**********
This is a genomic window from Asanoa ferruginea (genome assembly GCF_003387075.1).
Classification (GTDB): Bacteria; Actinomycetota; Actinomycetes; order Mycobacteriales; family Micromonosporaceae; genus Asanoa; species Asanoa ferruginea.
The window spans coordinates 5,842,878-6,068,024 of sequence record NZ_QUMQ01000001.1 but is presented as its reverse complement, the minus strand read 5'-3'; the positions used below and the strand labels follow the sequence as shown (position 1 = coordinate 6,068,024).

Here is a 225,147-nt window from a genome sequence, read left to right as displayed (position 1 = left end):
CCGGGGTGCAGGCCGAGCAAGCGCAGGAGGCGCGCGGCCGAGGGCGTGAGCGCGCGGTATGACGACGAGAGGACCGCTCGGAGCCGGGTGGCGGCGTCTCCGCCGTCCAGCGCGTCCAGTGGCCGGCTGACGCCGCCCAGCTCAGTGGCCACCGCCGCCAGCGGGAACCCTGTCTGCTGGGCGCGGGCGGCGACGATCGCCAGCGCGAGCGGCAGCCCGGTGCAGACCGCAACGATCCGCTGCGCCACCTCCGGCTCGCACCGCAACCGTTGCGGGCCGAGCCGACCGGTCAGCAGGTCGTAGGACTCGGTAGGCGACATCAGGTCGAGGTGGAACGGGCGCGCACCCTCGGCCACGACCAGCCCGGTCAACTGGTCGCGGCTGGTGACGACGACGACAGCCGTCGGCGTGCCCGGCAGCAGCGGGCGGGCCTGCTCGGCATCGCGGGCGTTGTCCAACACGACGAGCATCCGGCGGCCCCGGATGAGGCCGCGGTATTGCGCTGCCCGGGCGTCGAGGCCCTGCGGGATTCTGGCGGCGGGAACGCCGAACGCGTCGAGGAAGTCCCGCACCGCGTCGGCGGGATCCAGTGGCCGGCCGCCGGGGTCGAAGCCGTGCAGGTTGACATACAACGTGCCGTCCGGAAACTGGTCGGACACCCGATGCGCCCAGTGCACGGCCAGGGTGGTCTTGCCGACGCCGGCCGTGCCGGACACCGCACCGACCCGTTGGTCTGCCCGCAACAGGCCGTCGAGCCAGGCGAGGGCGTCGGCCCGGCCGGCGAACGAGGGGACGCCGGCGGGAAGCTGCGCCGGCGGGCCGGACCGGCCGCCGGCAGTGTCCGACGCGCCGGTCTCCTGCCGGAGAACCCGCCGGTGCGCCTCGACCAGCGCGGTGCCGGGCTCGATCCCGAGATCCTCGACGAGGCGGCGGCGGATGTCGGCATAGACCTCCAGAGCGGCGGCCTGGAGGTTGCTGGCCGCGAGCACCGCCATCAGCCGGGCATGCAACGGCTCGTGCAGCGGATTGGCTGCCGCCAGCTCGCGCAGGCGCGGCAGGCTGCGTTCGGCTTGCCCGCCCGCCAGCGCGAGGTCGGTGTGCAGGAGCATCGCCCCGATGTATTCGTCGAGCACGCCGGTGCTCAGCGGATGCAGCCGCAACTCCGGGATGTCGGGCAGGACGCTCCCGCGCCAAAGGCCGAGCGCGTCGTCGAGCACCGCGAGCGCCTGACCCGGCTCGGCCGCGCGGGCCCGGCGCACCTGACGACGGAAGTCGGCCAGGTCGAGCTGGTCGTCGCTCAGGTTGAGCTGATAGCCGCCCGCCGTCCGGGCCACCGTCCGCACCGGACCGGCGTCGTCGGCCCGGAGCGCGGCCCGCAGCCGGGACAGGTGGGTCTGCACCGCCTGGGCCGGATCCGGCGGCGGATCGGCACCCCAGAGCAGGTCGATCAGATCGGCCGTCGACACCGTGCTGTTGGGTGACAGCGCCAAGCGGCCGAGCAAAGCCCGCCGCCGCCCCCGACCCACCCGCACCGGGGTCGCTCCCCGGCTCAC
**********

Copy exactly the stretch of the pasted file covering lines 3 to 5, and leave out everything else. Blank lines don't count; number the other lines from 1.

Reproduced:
The window spans coordinates 5,842,878-6,068,024 of sequence record NZ_QUMQ01000001.1 but is presented as its reverse complement, the minus strand read 5'-3'; the positions used below and the strand labels follow the sequence as shown (position 1 = coordinate 6,068,024).

Here is a 225,147-nt window from a genome sequence, read left to right as displayed (position 1 = left end):
CCGGGGTGCAGGCCGAGCAAGCGCAGGAGGCGCGCGGCCGAGGGCGTGAGCGCGCGGTATGACGACGAGAGGACCGCTCGGAGCCGGGTGGCGGCGTCTCCGCCGTCCAGCGCGTCCAGTGGCCGGCTGACGCCGCCCAGCTCAGTGGCCACCGCCGCCAGCGGGAACCCTGTCTGCTGGGCGCGGGCGGCGACGATCGCCAGCGCGAGCGGCAGCCCGGTGCAGACCGCAACGATCCGCTGCGCCACCTCCGGCTCGCACCGCAACCGTTGCGGGCCGAGCCGACCGGTCAGCAGGTCGTAGGACTCGGTAGGCGACATCAGGTCGAGGTGGAACGGGCGCGCACCCTCGGCCACGACCAGCCCGGTCAACTGGTCGCGGCTGGTGACGACGACGACAGCCGTCGGCGTGCCCGGCAGCAGCGGGCGGGCCTGCTCGGCATCGCGGGCGTTGTCCAACACGACGAGCATCCGGCGGCCCCGGATGAGGCCGCGGTATTGCGCTGCCCGGGCGTCGAGGCCCTGCGGGATTCTGGCGGCGGGAACGCCGAACGCGTCGAGGAAGTCCCGCACCGCGTCGGCGGGATCCAGTGGCCGGCCGCCGGGGTCGAAGCCGTGCAGGTTGACATACAACGTGCCGTCCGGAAACTGGTCGGACACCCGATGCGCCCAGTGCACGGCCAGGGTGGTCTTGCCGACGCCGGCCGTGCCGGACACCGCACCGACCCGTTGGTCTGCCCGCAACAGGCCGTCGAGCCAGGCGAGGGCGTCGGCCCGGCCGGCGAACGAGGGGACGCCGGCGGGAAGCTGCGCCGGCGGGCCGGACCGGCCGCCGGCAGTGTCCGACGCGCCGGTCTCCTGCCGGAGAACCCGCCGGTGCGCCTCGACCAGCGCGGTGCCGGGCTCGATCCCGAGATCCTCGACGAGGCGGCGGCGGATGTCGGCATAGACCTCCAGAGCGGCGGCCTGGAGGTTGCTGGCCGCGAGCACCGCCATCAGCCGGGCATGCAACGGCTCGTGCAGCGGATTGGCTGCCGCCAGCTCGCGCAGGCGCGGCAGGCTGCGTTCGGCTTGCCCGCCCGCCAGCGCGAGGTCGGTGTGCAGGAGCATCGCCCCGATGTATTCGTCGAGCACGCCGGTGCTCAGCGGATGCAGCCGCAACTCCGGGATGTCGGGCAGGACGCTCCCGCGCCAAAGGCCGAGCGCGTCGTCGAGCACCGCGAGCGCCTGACCCGGCTCGGCCGCGCGGGCCCGGCGCACCTGACGACGGAAGTCGGCCAGGTCGAGCTGGTCGTCGCTCAGGTTGAGCTGATAGCCGCCCGCCGTCCGGGCCACCGTCCGCACCGGACCGGCGTCGTCGGCCCGGAGCGCGGCCCGCAGCCGGGACAGGTGGGTCTGCACCGCCTGGGCCGGATCCGGCGGCGGATCGGCACCCCAGAGCAGGTCGATCAGATCGGCCGTCGACACCGTGCTGTTGGGTGACAGCGCCAAGCGGCCGAGCAAAGCCCGCCGCCGCCCCCGACCCACCCGCACCGGGGTCGCTCCCCGGCTCAC